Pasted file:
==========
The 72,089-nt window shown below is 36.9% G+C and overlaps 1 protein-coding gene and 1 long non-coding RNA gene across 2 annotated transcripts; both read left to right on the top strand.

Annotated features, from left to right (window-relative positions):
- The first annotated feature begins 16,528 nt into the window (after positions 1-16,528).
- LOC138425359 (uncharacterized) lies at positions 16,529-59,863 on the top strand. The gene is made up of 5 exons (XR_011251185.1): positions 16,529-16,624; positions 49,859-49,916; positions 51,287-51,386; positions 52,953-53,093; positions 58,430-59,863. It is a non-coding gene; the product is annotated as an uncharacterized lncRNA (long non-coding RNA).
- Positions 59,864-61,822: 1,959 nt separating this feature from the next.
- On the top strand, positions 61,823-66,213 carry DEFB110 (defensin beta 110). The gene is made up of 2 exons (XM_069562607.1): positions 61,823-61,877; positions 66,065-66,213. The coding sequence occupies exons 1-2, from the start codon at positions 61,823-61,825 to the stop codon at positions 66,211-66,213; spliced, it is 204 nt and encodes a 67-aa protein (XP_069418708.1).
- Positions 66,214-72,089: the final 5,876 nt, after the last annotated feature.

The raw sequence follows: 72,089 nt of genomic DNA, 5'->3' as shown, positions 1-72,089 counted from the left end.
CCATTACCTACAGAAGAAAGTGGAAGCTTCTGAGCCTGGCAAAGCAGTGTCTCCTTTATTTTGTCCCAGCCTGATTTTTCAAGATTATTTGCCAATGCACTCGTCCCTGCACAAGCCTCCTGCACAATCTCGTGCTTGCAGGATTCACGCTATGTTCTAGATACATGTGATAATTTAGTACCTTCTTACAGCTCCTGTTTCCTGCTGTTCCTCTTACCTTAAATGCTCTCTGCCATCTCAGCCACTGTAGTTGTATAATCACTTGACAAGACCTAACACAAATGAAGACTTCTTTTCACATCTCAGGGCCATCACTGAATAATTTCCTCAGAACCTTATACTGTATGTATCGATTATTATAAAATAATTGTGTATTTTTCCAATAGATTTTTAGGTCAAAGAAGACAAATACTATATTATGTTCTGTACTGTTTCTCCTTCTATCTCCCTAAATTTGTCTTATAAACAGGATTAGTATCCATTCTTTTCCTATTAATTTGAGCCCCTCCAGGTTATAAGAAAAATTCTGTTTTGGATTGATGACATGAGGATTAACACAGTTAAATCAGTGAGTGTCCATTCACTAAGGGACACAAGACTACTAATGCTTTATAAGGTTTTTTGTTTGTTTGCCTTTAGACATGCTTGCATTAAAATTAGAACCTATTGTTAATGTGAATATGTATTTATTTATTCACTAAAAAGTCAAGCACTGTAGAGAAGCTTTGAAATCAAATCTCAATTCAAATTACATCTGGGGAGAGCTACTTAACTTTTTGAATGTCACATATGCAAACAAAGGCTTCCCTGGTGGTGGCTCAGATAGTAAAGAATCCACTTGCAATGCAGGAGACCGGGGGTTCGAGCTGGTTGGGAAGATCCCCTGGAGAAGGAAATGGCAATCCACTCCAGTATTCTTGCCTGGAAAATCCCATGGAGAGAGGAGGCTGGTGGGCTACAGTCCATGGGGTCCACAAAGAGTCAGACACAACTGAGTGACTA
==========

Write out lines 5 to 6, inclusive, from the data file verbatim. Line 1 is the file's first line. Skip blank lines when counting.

- Positions 59,864-61,822: 1,959 nt separating this feature from the next.
- On the top strand, positions 61,823-66,213 carry DEFB110 (defensin beta 110). The gene is made up of 2 exons (XM_069562607.1): positions 61,823-61,877; positions 66,065-66,213. The coding sequence occupies exons 1-2, from the start codon at positions 61,823-61,825 to the stop codon at positions 66,211-66,213; spliced, it is 204 nt and encodes a 67-aa protein (XP_069418708.1).